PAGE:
"It's no use — you always could outrun me," panted Tom, as he came to a stop when Sam crossed the footpath ten yards ahead of him. "I can't understand it either. My legs are just as long as yours, and my lungs just as big, too, I think."

"You want to do your running scientifically, Tom. That athletic instructor in New York —"

"Oh, bother your scientific things, Sam! Uncle gives us enough of that, so don't you start in. I wonder if Dick has got a letter from Larry Colby? He promised to write last week. He is going to a boarding school soon."

"We'll know in a few minutes. I wonder where Larry — Gracious, listen!"

Sam broke off short, as a loud cry for help reached their ears. It came from the footpath, at a point where it ran through a grove of beech trees.

"It's Dick's voice! He wants help!" burst from Tom's lips. "Come on!" and he set off as rapidly as his exhausted condition would permit. As before, Sam readily outdistanced him, and soon came upon the scene of a most brutal encounter.

A burly tramp, all of six feet in height, had attacked Dick Rover and thrown him upon his back. The tramp was now kneeling upon the prostrate boy's chest, at the same time trying to wrench a watch from Dick's vest pocket.

"Keep still there, or I'll knock you on the bead!" cried the tramp, as, letting go of the watch chain, he clapped a dirty hand over Dick's mouth.

"I — won't — kee — keep still!" spluttered Dick. "Let — me — up!"

"You will keep still — if you know what is best for you. I have your pocketbook, and now I am bound to have that watch and that ring."

"No! Don't rob me of the watch! It belonged to my father!" panted Dick, and as the watch came out of the pocket he made a clutch at it. "Help! help!"

"Will you shut up!" burst out the tramp fiercely, and struck at the youth with his fist.

It was at this juncture that Sam put in an appearance. A glance told him how matters stood, and without waiting an instant he came up behind the tramp, and, catching him by the shoulders, hurled him backward.

"Sam! Good for you!" burst out Dick joyfully. "Don't let him get away!"

"What do you mean, boy?" demanded the ruffian, as he turned over and leaped to his feet.

"You let my brother alone — that's what I mean," was the answer.

"Give me my pocketbook and that watch!" went on Dick, for the tramp held both articles, one in each hand.

"Yes, I will — not," was the ready reply, turning, suddenly, the tram started through the grove of trees on a run.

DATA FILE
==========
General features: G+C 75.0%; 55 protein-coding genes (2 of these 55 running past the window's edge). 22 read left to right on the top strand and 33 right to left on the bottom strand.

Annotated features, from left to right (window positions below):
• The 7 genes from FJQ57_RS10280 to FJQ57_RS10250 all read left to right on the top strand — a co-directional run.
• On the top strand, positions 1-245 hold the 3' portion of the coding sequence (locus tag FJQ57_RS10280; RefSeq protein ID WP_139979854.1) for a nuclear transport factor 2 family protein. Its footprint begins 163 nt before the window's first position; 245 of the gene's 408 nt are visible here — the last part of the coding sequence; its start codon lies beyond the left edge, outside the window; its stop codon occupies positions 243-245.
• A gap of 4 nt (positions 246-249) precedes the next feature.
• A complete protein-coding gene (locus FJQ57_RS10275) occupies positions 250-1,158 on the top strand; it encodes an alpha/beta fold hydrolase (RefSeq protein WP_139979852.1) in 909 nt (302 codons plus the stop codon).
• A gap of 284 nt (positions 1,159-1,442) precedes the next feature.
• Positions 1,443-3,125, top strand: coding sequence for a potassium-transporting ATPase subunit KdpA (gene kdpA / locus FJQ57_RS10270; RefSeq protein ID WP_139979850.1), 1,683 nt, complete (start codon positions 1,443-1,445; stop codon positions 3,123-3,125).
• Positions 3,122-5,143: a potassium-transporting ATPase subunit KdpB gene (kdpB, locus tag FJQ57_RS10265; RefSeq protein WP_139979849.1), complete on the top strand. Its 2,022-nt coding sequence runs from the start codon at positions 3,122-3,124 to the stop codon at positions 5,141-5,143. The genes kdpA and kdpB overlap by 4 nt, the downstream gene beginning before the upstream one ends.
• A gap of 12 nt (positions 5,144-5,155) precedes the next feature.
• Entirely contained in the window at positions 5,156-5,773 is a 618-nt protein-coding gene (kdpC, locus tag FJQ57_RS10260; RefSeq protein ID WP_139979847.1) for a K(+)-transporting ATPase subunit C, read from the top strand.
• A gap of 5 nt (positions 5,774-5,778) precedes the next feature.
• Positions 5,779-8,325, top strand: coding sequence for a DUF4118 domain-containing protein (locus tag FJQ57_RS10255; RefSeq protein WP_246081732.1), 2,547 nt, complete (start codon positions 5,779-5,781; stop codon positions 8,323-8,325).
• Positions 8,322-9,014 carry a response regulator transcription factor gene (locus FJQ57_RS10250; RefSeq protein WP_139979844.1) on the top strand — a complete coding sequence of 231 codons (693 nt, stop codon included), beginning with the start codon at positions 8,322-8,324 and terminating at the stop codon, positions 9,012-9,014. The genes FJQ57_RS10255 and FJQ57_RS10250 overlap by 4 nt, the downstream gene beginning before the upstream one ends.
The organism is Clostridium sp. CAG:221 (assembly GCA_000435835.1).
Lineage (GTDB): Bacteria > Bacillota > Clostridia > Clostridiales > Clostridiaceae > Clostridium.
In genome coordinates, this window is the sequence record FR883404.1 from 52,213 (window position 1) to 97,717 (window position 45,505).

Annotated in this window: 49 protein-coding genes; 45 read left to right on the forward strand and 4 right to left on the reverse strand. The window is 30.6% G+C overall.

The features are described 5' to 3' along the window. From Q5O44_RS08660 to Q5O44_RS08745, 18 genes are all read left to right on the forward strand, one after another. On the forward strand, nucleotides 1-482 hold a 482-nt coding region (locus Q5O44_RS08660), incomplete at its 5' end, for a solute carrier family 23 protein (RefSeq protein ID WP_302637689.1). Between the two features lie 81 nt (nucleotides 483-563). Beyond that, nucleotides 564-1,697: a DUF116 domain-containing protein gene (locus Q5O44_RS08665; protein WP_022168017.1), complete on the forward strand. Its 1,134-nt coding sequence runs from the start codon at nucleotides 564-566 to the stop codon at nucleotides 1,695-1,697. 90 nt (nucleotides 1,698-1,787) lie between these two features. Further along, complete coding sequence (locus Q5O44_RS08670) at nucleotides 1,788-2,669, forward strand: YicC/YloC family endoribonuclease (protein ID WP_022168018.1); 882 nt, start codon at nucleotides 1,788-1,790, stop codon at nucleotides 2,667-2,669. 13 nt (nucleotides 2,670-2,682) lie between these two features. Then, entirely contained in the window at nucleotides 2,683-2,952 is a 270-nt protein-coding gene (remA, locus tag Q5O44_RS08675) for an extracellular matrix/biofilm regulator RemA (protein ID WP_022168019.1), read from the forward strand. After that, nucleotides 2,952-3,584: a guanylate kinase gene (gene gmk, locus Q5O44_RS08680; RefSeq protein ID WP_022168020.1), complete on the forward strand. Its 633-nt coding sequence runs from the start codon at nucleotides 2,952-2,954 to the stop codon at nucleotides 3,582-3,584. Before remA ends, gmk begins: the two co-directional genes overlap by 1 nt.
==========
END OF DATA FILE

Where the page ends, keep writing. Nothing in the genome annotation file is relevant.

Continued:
Without waiting, Sam ran after him followed by Tom, who had now arrived. Dick came behind, too much winded by being thrown on his back to keep up with them.

"He is making for the river!" cried Tom, after running for several minutes without gaining on the thief. "If he has a boat he'll get away!

"I don't think he has a boat, Tom. He looks like a regular tramp."

"We'll soon find out."

They could not see the ruffian, but they could hear him quite plainly as he crashed through the brush beyond the grove of trees. Then came a crash and a yell of pain.

"He has stumbled and fallen!" said Sam, and redoubled his speed. Soon he reached the spot where the tramp had gone down. He was about to proceed further when a well-known object caught his eye.

"Here is the pocketbook!" he burst out, and picked the article up. A hasty examination showed that the contents were intact; and the two boys continued the pursuit, with Dick still following.

They were now going downhill toward the river, and presently struck a patch of wet meadow.

"We must be careful here," observed Tom, and just then sank up to his ankles in water and mud. But the tramp could now be seen heading directly for the river, and they continued to follow him.

They were still fifty yards from the shore when Sam uttered a cry of dismay. "He's got a boat!"

"So he has. Stop there, you thief!"

"Stop yourself, or I'll shoot one of you!" growled the tramp, as he leaped into a flat bottom craft moored beside a fallen tree. He had no pistol, but thought he might scare the boys.